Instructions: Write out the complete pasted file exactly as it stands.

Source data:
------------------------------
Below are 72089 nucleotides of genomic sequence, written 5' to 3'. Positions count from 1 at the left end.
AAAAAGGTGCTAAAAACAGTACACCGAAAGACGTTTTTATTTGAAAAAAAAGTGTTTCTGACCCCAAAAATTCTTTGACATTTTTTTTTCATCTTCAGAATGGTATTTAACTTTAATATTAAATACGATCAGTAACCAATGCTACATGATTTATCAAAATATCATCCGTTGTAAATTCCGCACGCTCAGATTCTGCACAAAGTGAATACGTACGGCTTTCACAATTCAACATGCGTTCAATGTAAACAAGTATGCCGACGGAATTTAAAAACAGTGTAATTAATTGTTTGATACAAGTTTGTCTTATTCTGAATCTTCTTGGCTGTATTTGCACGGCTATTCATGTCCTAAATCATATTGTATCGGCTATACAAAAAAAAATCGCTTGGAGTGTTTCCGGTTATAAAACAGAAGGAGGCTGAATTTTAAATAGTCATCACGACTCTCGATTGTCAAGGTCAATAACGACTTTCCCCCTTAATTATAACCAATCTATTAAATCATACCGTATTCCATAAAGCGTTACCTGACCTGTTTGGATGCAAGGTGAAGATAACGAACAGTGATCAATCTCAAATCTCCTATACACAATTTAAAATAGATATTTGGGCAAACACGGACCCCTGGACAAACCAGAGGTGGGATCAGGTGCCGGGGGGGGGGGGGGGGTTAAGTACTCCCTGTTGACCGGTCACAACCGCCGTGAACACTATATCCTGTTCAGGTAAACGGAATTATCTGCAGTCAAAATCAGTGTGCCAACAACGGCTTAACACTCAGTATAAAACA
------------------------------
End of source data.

Below are 72089 nucleotides of genomic sequence, written 5' to 3'. Positions count from 1 at the left end.
AAAAAGGTGCTAAAAACAGTACACCGAAAGACGTTTTTATTTGAAAAAAAAGTGTTTCTGACCCCAAAAATTCTTTGACATTTTTTTTTCATCTTCAGAATGGTATTTAACTTTAATATTAAATACGATCAGTAACCAATGCTACATGATTTATCAAAATATCATCCGTTGTAAATTCCGCACGCTCAGATTCTGCACAAAGTGAATACGTACGGCTTTCACAATTCAACATGCGTTCAATGTAAACAAGTATGCCGACGGAATTTAAAAACAGTGTAATTAATTGTTTGATACAAGTTTGTCTTATTCTGAATCTTCTTGGCTGTATTTGCACGGCTATTCATGTCCTAAATCATATTGTATCGGCTATACAAAAAAAAATCGCTTGGAGTGTTTCCGGTTATAAAACAGAAGGAGGCTGAATTTTAAATAGTCATCACGACTCTCGATTGTCAAGGTCAATAACGACTTTCCCCCTTAATTATAACCAATCTATTAAATCATACCGTATTCCATAAAGCGTTACCTGACCTGTTTGGATGCAAGGTGAAGATAACGAACAGTGATCAATCTCAAATCTCCTATACACAATTTAAAATAGATATTTGGGCAAACACGGACCCCTGGACAAACCAGAGGTGGGATCAGGTGCCGGGGGGGGGGGGGGGGTTAAGTACTCCCTGTTGACCGGTCACAACCGCCGTGAACACTATATCCTGTTCAGGTAAACGGAATTATCTGCAGTCAAAATCAGTGTGCCAACAACGGCTTAACACTCAGTATAAAACA